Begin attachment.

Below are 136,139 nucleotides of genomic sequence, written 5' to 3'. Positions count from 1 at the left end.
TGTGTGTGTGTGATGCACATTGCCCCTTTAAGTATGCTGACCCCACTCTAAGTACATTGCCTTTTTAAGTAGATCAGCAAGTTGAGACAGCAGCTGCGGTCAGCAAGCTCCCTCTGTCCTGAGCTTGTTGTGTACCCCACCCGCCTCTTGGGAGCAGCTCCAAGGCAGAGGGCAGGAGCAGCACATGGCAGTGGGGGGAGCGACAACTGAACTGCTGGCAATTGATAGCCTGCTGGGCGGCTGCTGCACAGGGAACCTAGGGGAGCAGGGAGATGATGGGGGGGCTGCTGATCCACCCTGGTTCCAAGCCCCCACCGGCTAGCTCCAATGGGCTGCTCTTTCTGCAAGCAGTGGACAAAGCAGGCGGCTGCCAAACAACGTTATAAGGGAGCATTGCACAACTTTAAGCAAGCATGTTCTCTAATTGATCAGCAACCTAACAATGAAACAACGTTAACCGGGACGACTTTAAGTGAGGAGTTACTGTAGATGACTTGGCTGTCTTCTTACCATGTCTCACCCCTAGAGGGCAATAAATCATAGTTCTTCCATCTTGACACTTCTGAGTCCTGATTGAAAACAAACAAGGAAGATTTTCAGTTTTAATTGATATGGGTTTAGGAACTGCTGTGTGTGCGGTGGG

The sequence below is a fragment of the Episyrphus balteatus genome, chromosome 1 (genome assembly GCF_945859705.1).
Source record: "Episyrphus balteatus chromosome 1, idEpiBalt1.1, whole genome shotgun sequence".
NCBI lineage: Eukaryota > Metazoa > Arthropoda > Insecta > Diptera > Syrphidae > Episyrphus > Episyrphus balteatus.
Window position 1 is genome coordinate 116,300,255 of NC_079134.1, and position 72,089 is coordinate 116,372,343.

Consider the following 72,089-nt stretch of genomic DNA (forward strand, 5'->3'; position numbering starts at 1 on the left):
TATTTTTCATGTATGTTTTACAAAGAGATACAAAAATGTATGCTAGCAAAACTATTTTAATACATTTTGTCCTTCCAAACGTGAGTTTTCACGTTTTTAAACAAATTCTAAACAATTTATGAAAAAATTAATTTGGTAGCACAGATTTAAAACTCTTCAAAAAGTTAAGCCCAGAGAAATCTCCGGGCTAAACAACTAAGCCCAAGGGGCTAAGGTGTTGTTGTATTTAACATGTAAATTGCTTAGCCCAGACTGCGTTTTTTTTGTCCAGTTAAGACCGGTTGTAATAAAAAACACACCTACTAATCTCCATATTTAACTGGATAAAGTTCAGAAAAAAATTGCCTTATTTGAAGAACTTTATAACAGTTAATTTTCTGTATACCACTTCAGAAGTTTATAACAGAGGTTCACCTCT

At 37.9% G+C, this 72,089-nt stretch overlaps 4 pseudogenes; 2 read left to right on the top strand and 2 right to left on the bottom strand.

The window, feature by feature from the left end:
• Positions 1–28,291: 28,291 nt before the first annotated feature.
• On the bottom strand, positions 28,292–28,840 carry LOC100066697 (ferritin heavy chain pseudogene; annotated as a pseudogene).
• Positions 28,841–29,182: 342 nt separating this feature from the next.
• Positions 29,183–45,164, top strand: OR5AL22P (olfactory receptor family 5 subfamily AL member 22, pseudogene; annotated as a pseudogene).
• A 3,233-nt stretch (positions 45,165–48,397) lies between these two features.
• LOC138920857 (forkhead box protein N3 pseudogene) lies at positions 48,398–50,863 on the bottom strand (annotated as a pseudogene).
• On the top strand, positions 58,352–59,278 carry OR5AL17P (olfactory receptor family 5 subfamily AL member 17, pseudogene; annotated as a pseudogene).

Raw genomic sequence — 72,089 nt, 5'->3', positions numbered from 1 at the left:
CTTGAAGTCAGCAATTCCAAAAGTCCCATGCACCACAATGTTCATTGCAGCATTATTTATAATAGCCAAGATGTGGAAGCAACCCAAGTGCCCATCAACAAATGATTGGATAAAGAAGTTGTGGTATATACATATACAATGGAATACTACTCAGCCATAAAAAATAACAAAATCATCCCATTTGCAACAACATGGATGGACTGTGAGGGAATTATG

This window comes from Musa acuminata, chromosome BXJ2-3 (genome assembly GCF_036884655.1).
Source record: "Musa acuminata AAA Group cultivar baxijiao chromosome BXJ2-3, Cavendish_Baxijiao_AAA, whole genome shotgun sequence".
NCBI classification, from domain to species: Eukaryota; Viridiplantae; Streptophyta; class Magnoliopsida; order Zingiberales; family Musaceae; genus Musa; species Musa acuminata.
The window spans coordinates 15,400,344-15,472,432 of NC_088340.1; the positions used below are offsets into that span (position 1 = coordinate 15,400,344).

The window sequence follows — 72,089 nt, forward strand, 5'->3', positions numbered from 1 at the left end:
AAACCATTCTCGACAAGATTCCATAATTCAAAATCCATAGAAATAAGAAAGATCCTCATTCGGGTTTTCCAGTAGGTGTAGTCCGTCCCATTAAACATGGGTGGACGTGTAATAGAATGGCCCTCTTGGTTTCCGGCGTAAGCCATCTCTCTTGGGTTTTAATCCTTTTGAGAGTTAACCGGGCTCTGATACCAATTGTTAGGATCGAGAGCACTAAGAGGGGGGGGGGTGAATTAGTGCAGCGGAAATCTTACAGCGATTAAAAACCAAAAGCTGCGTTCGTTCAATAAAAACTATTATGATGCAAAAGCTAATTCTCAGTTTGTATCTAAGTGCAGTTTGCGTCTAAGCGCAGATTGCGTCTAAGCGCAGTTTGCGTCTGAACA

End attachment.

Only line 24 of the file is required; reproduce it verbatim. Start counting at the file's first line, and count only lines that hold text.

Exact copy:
The window sequence follows — 72,089 nt, forward strand, 5'->3', positions numbered from 1 at the left end: